Book Review: What Women Want: Pentecostal Women Ministers Speak for Themselves | CBE International

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Book Review: What Women Want: Pentecostal Women Ministers Speak for Themselves

What Women Want

The Church of God (Cleveland, Tennessee) is one of the major Pentecostal bodies in the United States. This book contains the results of a study conducted in that denomination regarding women and ministry. Some books that deal with this subject focus on biblical texts to either support or limit women’s place in ministry. This book, however, asks women ministers what they want. Not surprisingly, what they want is equality in ministry. The Church of God has 3,088 licensed women ministers in the United States; 726 of them participated in this survey (29). Those who made up this sample group are from different age and ethnic groups (13). The respondents come from different parts of the country (30–31) and have varying degrees of education (55). One thousand randomly chosen male ministers in the denomination, called ordained bishops, were also invited to participate in the study, and 16 percent of them responded (34).

This book is written by two insiders in the Church of God: Kimberly Ervin Alexander and James P. Bowers. Both are people of high academic credentials, with PhDs. Alexander is a historical theologian who has in the past served as an assistant vice president for a seminary and is also a past president of the Society for Pentecostal Studies (12). Bowers has served as a pastor and seminary vice president (12).

The main body of the text consists of seven chapters: Hearing Their Voices; What They Believe about Family; How Power and Leadership Function; Are Women Flourishing as Ministers?; What Women Can Expect in Compensation and Advancement; What a Pentecostal Woman Minister Looks Like; and Looking from the Outside by Cynthia Wooleever. Chapters 2, 3, 4, and 5 each contain two responses from women ministers in the Church of God to the material presented. The book also contains three appendixes. The study in this book is very detailed, with many facts and figures, some of which are presented in graph and chart form as well.

The fact that the Church of God has 3,088 licensed women ministers in the United States may at first seem to be a very encouraging sign, and, in some ways, it is. At least the church recognizes that women have God-given ministries and acknowledges these ministries by giving the women ministerial recognition in the form of credentials. However, a closer look shows that these women are definitely not equal with men in ministry. For example, women are “for the most part” not allowed to serve in “state or national positions of authority in the USA” (13). Even though they are credentialed ministers, they are not allowed to vote in the General Council of the General Assembly (13). This means that they do not have a voice in the policies that affect their service that are adopted by their denomination. They are clearly at a disadvantage as well in the areas of financial compensation and opportunities for advancement.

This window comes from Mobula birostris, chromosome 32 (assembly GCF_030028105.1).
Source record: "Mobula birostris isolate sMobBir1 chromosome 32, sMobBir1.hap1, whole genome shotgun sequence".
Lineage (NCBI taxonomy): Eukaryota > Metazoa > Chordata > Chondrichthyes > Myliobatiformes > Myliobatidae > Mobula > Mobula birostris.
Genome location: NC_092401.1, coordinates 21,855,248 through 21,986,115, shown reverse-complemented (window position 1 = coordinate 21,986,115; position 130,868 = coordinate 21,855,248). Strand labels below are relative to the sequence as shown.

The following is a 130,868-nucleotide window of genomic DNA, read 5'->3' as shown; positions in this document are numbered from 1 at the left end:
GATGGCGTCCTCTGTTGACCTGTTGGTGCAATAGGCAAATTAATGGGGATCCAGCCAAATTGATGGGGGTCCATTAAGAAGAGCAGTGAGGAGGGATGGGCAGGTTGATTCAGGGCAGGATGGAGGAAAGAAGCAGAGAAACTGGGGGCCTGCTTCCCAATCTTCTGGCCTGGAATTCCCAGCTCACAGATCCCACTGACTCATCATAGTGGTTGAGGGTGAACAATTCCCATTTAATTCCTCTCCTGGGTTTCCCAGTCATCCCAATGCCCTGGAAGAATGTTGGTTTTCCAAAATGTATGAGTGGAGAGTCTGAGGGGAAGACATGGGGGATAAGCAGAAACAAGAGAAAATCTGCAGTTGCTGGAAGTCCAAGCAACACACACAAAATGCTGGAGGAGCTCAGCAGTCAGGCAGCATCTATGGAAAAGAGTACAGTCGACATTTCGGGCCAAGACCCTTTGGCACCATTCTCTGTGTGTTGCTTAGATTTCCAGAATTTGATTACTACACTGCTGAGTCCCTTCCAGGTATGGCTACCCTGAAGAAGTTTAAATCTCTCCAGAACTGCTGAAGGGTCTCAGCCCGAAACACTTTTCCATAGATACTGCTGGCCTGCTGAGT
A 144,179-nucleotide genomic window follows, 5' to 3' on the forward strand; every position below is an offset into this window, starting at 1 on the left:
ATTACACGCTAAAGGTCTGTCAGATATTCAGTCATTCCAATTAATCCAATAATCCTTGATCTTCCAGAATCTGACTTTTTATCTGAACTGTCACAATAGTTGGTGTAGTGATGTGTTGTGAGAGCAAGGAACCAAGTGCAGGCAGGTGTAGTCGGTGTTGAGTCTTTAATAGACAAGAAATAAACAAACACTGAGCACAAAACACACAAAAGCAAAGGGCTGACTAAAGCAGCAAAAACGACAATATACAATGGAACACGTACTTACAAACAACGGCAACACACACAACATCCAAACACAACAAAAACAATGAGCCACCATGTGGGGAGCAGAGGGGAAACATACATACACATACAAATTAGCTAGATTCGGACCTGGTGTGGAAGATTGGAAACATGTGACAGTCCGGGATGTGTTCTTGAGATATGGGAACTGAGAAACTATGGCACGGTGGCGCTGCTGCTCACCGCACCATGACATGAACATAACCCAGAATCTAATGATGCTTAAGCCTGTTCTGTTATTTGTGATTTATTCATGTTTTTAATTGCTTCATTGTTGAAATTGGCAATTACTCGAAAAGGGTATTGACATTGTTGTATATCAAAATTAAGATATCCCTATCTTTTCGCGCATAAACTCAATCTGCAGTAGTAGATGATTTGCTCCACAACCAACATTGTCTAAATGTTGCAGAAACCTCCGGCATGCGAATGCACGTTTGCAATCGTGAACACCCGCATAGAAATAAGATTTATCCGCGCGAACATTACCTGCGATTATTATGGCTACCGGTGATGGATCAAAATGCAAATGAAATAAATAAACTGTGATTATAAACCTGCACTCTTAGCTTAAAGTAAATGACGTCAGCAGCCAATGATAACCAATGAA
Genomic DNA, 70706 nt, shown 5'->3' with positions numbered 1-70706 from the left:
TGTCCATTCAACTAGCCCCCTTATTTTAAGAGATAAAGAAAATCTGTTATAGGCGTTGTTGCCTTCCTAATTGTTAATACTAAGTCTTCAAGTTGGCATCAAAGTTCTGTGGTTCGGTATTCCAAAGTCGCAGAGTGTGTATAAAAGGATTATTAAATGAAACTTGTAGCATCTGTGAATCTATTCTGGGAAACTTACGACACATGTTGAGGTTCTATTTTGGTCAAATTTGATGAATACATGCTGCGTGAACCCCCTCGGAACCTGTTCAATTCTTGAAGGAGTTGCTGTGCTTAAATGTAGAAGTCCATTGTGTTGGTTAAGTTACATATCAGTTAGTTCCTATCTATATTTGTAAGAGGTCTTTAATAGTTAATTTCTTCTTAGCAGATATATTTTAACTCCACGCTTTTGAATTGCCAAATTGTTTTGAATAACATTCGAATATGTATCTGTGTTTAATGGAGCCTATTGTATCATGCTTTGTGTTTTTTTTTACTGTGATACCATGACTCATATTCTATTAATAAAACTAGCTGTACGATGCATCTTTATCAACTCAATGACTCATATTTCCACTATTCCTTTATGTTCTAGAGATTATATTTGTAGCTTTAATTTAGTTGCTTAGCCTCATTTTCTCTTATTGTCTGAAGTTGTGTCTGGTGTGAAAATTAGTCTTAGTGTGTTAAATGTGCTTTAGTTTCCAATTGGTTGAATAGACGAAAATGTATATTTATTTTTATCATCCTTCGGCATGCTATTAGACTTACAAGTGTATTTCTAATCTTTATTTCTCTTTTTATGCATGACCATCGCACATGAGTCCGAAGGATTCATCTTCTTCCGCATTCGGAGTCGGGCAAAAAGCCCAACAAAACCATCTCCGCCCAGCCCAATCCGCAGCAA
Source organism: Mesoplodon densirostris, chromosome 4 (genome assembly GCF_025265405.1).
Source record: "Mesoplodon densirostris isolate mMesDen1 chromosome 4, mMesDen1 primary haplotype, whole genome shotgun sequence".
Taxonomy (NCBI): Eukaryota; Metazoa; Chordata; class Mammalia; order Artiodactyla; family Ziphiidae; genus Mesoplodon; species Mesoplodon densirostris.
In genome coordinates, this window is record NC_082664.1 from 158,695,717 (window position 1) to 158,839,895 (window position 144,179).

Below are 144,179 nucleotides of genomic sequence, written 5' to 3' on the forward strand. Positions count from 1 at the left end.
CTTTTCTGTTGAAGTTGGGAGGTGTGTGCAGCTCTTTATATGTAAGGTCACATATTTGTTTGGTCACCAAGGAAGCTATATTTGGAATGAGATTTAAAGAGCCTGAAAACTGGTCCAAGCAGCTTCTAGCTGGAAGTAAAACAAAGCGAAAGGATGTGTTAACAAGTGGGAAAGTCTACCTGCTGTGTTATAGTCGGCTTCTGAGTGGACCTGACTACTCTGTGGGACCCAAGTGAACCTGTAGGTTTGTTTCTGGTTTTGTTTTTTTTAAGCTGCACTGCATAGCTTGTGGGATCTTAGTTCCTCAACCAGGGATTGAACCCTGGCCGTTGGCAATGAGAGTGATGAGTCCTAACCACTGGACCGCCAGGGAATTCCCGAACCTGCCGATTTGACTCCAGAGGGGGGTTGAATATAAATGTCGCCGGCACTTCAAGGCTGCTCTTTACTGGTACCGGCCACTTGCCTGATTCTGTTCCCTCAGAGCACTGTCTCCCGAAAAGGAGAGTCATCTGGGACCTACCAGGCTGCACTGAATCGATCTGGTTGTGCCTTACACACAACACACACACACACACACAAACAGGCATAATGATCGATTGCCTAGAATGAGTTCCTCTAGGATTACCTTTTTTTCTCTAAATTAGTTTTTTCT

The book chronicles the history of the place of women ministers in the Church of God and notes the changes in policy that have taken place over the years. The study presented in this book yields a profile of what the typical Church of God woman minister looks like: “married, white and middle-aged, politically conservative, college-educated, and is either an evangelist or pastor of a church she founded” (122). The study also sets forth some of the reasons why women are not provided with equal opportunity in the denomination; these include biblical understanding and church tradition (130–31). The women respondents feel that the “other reason” they are being restricted is because of “the difficulty that some men have with women in leadership” (136). Male respondents said their objections are based on their understanding of the teachings of the Bible (136). Though it is not a major feature of the book, it is clear at certain junctures that a sense of hurt and frustration exists among women about the present position of women ministers in their denomination.

One result that may be a surprise to CBE readers is that the majority of women ministers who took part in this study hold a traditional view of family—that is, they believe that the man is the priest of the home and the leader in decision making (43). Only 28 percent of the women believe that “Women and men share equal responsibility and leadership in the home” (43).

The authors are to be commended for giving a voice to the women ministers in their denomination. It is significant that one of the authors is a man and the other is a woman. Both they and the women who participated in this study are also to be honored for not leaving their denomination. Instead, this book will bring needed change from within. Although the book deals with the struggle for ministerial equality of women in a particular denomination, I suspect that it has relevance for other church bodies as well. May the Lord bless this volume and use it to bring greater equality to women ministers in the Church of God and beyond.

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